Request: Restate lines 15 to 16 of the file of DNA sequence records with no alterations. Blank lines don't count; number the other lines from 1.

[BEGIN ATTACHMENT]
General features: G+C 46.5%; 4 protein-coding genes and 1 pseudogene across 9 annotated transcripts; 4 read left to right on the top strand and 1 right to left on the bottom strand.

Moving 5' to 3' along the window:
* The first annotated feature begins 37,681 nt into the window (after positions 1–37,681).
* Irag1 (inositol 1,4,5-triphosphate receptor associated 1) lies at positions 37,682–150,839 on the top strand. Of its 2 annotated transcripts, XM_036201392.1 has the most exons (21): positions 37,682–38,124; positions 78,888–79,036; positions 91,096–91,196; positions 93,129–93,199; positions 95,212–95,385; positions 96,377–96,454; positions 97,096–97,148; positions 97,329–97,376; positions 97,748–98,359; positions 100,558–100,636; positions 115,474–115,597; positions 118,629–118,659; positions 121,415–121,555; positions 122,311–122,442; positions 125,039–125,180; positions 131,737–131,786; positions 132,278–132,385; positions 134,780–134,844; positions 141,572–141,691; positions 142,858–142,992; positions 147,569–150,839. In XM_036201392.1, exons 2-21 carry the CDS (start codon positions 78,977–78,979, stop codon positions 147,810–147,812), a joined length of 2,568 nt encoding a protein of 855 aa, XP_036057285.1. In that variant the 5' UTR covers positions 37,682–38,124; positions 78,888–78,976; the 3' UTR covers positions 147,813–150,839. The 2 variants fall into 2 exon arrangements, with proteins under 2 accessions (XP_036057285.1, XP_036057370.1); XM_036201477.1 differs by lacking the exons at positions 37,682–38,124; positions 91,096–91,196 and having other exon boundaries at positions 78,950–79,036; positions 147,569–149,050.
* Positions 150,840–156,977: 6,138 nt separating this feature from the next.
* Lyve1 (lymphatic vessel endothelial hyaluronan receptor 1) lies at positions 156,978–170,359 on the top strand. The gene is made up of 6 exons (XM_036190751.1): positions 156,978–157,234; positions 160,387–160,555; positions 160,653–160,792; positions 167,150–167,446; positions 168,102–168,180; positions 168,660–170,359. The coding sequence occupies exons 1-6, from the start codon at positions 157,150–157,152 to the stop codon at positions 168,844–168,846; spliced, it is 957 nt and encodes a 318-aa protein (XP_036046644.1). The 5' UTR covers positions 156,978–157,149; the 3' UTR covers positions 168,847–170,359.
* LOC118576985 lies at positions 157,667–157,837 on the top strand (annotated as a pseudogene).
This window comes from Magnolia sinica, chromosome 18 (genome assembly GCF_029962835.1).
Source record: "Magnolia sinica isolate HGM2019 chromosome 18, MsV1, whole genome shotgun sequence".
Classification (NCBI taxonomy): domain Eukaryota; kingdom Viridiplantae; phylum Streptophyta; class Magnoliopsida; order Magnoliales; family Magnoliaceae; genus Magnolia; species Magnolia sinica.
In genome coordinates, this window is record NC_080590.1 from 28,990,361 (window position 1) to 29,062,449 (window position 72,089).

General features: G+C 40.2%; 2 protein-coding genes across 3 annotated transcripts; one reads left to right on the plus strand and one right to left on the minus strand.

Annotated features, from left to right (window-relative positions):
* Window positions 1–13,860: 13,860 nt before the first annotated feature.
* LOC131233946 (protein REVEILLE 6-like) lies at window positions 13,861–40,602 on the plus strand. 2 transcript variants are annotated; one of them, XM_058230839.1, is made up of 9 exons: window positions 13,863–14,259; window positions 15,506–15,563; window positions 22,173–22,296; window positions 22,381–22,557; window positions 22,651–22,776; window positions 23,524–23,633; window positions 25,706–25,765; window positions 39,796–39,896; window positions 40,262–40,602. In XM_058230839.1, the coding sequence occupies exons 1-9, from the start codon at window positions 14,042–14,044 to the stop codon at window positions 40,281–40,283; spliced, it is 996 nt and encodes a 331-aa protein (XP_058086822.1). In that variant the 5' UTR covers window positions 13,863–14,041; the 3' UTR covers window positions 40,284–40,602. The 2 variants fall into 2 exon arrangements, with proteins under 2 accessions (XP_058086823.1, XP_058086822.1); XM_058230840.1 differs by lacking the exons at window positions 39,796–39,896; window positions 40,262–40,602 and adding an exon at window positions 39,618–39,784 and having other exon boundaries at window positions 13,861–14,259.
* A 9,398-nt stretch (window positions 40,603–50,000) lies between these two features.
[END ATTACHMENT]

* LOC131233946 (protein REVEILLE 6-like) lies at window positions 13,861–40,602 on the plus strand. 2 transcript variants are annotated; one of them, XM_058230839.1, is made up of 9 exons: window positions 13,863–14,259; window positions 15,506–15,563; window positions 22,173–22,296; window positions 22,381–22,557; window positions 22,651–22,776; window positions 23,524–23,633; window positions 25,706–25,765; window positions 39,796–39,896; window positions 40,262–40,602. In XM_058230839.1, the coding sequence occupies exons 1-9, from the start codon at window positions 14,042–14,044 to the stop codon at window positions 40,281–40,283; spliced, it is 996 nt and encodes a 331-aa protein (XP_058086822.1). In that variant the 5' UTR covers window positions 13,863–14,041; the 3' UTR covers window positions 40,284–40,602. The 2 variants fall into 2 exon arrangements, with proteins under 2 accessions (XP_058086823.1, XP_058086822.1); XM_058230840.1 differs by lacking the exons at window positions 39,796–39,896; window positions 40,262–40,602 and adding an exon at window positions 39,618–39,784 and having other exon boundaries at window positions 13,861–14,259.
* A 9,398-nt stretch (window positions 40,603–50,000) lies between these two features.